Board of Regents approve UI request to make $2.2 million property purchase

At their meeting on Thursday, the state Board of Regents approved a University of Iowa request to purchase nearly 22 acres of North Liberty land for approximately $2.31 per square foot.


Lily Smith

Regents President Mike Richards listens during the state Board of Regents meeting at the University of Northern Iowa in Cedar Falls on Friday, November 15, 2018.

Katie Ann McCarver, News Editor

CEDAR FALLS — At their meeting at the University of Northern Iowa on Thursday, the state Board of Regents approved a University of Iowa request to purchase a swath of undeveloped property in North Liberty.

The UI will buy nearly 22 acres of vacant farmland from the Parkview Evangelical Free Church for $2.2 million, a purchase which will be funded by the Treasurer’s Temporary Investment Income, according to regents’ documents.

The property is adjacent to a stretch of 38 acres already owned by the UI and will provide a secondary access to that land in addition to allowing for future programming, the documents said.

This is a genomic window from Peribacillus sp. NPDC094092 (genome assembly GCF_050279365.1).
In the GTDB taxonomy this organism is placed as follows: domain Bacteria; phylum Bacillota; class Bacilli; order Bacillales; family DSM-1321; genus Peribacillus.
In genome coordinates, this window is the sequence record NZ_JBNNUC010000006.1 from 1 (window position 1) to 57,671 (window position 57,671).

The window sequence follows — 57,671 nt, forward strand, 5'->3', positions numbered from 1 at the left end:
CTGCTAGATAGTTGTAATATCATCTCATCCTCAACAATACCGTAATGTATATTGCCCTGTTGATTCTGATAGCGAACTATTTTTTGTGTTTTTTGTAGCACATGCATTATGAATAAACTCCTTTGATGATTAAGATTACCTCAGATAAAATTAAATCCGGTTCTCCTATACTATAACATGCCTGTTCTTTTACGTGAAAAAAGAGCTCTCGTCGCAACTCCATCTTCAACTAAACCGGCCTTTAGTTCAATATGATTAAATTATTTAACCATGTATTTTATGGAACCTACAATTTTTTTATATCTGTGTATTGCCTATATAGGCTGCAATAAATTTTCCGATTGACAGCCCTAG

The UI commissioned a Phase I Environmental Site Assessment of the property, which confirmed that it poses no environmental threat, according to the regents’ documents. The UI also commissioned two appraisals, both which valued the new property at $2.31 per square foot.

UI Campus and Planning Development Business Manager David Kieft said in his proposal to the regents at their meeting in Cedar Falls Wednesday that the 38 acres the university already owns were purchased in 2010 at $7.08 per square foot.

“Here we are nine years later, and we have the opportunity to buy the adjoining property for $2.31, so it’s certainly a good benefit to the university,” Kieft said.

Medical providers in the area other than UI Hospitals and Clinics have acquired land for an even higher estimate of $10 per square foot, Kieft said. The UI hopes to come back to the Board sometime in 2020 for permission to proceed with more detailed plans for use of the overall site, he added.

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“Taking advantage of this price will allow the site to be better planned and developed into the future,” Kieft said.

The university declined to comment on how the current farmland will be repurposed in more depth, until more concrete plans for the property are detailed, presented to and approved by the regents.